After his last legislative effort on the subject was brusquely rejected by Governor Jerry Brown, Senate President Pro Tem Darrell Steinberg, D-Sacramento, is making another effort to reform California’s dozen-year-old method of ranking its public schools.
The outcome of the bill will be another test of whether Brown and the leading Democrat in the state Senate will be able to come to an agreement over key education strategies. If only because schools consume a dominant share of the state’s General Fund, Democratic leaders have a compelling reason to come up with a unified approach to school reform.
Last October, Gov. Brown, in a memorable veto message, rejected Steinberg’s proposal for an “Education Quality Index” as outlined in his bill (SB 547) which had been approved by both the state Senate and Assembly.
But Steinberg has introduced a new bill, SB 1458, which retains the Academic Performance Index (API), the state’s system for ranking its schools on a scale of 200 to 1000, although in a substantially amended form. The index was established by the Public School Accountability Act of 1999. A score of 800 indicates that the school has attained a certain level of proficiency.
The bill takes into account some of Brown’s criticisms of Steinberg’s earlier legislation in his veto message, including less emphasis on test scores as well as a more locally-driven system of evaluating schools using local panels that would not rely on test scores.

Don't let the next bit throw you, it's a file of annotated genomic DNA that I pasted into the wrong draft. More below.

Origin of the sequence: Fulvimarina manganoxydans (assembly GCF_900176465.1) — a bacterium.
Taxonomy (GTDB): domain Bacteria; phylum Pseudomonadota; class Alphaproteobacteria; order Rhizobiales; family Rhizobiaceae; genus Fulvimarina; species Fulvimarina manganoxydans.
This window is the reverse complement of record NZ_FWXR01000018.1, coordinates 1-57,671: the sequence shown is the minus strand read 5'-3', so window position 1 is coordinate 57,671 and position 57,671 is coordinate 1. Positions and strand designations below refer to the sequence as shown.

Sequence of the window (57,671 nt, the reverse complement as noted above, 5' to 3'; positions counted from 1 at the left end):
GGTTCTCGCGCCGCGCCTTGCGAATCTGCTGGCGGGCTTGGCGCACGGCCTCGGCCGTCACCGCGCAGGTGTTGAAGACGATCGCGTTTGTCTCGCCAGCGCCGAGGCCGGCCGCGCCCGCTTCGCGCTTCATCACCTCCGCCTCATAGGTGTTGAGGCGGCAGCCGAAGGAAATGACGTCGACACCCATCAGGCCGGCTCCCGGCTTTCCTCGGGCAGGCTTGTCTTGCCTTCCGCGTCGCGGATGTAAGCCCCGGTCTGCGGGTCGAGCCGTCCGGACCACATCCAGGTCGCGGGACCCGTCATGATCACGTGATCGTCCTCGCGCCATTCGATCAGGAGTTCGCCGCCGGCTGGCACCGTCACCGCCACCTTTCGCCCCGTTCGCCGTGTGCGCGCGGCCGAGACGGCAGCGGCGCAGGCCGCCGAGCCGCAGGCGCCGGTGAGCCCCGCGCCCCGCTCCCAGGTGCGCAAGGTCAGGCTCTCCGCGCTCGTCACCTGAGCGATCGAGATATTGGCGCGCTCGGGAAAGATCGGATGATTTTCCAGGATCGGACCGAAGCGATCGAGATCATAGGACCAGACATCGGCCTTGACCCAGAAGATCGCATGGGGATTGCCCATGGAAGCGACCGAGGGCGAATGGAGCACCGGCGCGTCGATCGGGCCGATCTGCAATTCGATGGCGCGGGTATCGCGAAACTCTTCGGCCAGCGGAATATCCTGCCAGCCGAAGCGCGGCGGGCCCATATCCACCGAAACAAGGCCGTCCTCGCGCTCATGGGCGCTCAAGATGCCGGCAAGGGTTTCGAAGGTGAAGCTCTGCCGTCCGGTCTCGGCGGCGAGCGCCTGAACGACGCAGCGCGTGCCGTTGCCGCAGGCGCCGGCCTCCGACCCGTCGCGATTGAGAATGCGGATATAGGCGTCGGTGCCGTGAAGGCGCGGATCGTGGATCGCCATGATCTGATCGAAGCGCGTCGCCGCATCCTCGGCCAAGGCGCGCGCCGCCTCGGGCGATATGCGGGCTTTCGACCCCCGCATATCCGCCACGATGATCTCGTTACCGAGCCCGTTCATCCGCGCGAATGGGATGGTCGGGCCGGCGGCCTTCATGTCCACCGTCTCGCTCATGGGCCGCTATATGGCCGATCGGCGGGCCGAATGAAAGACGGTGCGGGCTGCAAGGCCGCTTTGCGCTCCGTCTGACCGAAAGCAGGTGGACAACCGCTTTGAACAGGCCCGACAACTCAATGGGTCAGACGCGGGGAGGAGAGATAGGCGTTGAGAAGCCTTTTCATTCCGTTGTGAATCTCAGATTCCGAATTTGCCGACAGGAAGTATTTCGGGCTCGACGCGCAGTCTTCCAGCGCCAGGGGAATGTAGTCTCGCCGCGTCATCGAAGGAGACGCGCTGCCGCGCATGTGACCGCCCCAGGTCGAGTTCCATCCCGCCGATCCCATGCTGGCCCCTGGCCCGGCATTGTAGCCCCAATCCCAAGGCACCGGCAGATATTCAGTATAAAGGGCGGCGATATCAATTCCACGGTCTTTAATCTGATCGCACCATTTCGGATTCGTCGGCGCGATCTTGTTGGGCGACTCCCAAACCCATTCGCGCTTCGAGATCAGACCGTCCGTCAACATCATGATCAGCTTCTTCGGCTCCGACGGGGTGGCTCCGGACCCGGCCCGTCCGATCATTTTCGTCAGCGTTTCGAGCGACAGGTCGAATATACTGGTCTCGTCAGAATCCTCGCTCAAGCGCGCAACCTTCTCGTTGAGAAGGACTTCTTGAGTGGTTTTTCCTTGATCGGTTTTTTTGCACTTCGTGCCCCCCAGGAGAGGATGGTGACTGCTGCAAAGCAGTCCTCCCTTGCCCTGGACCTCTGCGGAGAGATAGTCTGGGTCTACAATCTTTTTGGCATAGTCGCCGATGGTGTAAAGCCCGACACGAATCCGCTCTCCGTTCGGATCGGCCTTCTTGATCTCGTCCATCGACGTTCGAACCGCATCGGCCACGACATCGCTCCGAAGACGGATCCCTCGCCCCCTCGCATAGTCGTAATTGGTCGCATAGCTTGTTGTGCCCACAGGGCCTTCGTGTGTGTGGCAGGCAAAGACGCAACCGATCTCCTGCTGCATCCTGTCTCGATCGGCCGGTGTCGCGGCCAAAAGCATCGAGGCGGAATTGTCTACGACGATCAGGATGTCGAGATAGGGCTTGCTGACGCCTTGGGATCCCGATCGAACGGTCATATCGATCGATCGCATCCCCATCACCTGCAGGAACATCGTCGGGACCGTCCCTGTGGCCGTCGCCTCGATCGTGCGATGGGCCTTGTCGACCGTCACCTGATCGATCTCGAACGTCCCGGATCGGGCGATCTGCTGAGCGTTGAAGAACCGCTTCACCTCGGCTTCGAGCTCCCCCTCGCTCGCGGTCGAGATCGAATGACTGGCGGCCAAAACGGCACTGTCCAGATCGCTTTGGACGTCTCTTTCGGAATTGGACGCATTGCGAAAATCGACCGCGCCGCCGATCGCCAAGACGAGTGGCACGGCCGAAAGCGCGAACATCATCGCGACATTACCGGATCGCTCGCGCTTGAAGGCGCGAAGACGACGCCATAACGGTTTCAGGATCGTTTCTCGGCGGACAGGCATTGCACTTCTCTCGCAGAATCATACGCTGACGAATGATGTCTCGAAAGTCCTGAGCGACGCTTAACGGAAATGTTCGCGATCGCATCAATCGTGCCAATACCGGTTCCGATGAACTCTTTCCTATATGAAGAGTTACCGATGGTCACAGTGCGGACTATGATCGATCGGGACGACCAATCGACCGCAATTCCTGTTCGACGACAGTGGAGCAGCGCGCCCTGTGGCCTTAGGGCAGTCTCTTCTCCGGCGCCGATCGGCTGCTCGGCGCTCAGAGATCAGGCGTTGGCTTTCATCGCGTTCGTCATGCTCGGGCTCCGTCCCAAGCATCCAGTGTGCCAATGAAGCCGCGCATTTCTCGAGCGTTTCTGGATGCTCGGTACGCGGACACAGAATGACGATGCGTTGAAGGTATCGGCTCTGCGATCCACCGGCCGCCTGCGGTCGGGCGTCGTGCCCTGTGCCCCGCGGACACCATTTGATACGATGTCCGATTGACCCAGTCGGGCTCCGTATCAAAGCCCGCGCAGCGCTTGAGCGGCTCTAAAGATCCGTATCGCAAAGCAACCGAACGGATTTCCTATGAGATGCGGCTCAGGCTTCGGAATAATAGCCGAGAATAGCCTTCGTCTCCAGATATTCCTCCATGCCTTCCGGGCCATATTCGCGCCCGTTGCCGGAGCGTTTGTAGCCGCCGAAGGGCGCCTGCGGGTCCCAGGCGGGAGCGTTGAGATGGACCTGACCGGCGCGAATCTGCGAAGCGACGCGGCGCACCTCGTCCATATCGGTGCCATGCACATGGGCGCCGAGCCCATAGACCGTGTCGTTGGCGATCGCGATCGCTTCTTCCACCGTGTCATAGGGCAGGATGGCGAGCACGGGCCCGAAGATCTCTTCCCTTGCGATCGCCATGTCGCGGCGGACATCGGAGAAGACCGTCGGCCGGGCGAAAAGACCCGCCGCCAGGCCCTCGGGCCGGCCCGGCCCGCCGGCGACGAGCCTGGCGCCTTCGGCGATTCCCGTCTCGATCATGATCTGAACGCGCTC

If approved by the Legislature, the bill would reduce the proportion of the index based on test scores to 40 percent, rather than the current 60 percent. It gives the State Superintendent of Public Instruction the authority to incorporate still to be defined measures of “college and career preparedness,” as well as of science and social science.
Currently, the API includes only measures of English Language Arts and math, plus how students do on the California High School Exit Exam (CAHSEE).
The bill also calls for including measures of how successfully students are going from elementary to middle school, and from middle school to high school, and then into the work force.
Significantly, the legislation also calls for eliminating the decile ranking system, whereby schools are ranked on a scale of 1 to 10 based on their API score. Currently schools get two decile rankings — one compared to all schools in the state, and another “similar schools” ranking comparing it to schools with a similar demographic make up and other factors.
It also gives the Superintendent of Public Instruction the authority to “develop and implement a program of school quality review.”
The review would be conducted by “locally convened panels to visit schools, observe teachers, interview students, and examine student work, if an appropriation for this purpose is made in the annual Budget Act.”
According to estimates by Education Sector, setting up such panels, similar to “inspectorates” that constitute the core of the British system of evaluating its schools, would require over 800 inspectors, and would cost between $65 million and $130 million annually.